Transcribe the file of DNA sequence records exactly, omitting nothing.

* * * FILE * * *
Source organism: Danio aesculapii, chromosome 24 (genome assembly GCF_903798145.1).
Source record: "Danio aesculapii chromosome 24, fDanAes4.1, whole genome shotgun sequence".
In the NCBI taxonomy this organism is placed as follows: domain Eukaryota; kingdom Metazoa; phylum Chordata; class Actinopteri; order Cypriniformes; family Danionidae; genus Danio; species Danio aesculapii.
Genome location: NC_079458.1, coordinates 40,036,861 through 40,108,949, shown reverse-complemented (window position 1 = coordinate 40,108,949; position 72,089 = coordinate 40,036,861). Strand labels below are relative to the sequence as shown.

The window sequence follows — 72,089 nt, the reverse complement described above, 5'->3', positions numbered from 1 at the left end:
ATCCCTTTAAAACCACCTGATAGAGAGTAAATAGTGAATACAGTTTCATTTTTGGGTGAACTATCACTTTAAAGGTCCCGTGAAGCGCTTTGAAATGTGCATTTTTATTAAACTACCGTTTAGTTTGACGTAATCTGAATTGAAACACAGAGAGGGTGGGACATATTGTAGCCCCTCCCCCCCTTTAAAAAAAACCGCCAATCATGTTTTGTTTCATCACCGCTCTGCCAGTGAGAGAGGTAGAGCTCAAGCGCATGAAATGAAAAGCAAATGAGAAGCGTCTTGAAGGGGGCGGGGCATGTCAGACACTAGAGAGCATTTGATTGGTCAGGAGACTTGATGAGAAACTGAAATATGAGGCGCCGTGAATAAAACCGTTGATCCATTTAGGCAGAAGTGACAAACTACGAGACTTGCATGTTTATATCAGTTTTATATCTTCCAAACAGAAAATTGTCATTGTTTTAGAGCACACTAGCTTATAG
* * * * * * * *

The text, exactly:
Source organism: Danio aesculapii, chromosome 24 (genome assembly GCF_903798145.1).
Source record: "Danio aesculapii chromosome 24, fDanAes4.1, whole genome shotgun sequence".
In the NCBI taxonomy this organism is placed as follows: domain Eukaryota; kingdom Metazoa; phylum Chordata; class Actinopteri; order Cypriniformes; family Danionidae; genus Danio; species Danio aesculapii.
Genome location: NC_079458.1, coordinates 40,036,861 through 40,108,949, shown reverse-complemented (window position 1 = coordinate 40,108,949; position 72,089 = coordinate 40,036,861). Strand labels below are relative to the sequence as shown.

The window sequence follows — 72,089 nt, the reverse complement described above, 5'->3', positions numbered from 1 at the left end:
ATCCCTTTAAAACCACCTGATAGAGAGTAAATAGTGAATACAGTTTCATTTTTGGGTGAACTATCACTTTAAAGGTCCCGTGAAGCGCTTTGAAATGTGCATTTTTATTAAACTACCGTTTAGTTTGACGTAATCTGAATTGAAACACAGAGAGGGTGGGACATATTGTAGCCCCTCCCCCCCTTTAAAAAAAACCGCCAATCATGTTTTGTTTCATCACCGCTCTGCCAGTGAGAGAGGTAGAGCTCAAGCGCATGAAATGAAAAGCAAATGAGAAGCGTCTTGAAGGGGGCGGGGCATGTCAGACACTAGAGAGCATTTGATTGGTCAGGAGACTTGATGAGAAACTGAAATATGAGGCGCCGTGAATAAAACCGTTGATCCATTTAGGCAGAAGTGACAAACTACGAGACTTGCATGTTTATATCAGTTTTATATCTTCCAAACAGAAAATTGTCATTGTTTTAGAGCACACTAGCTTATAG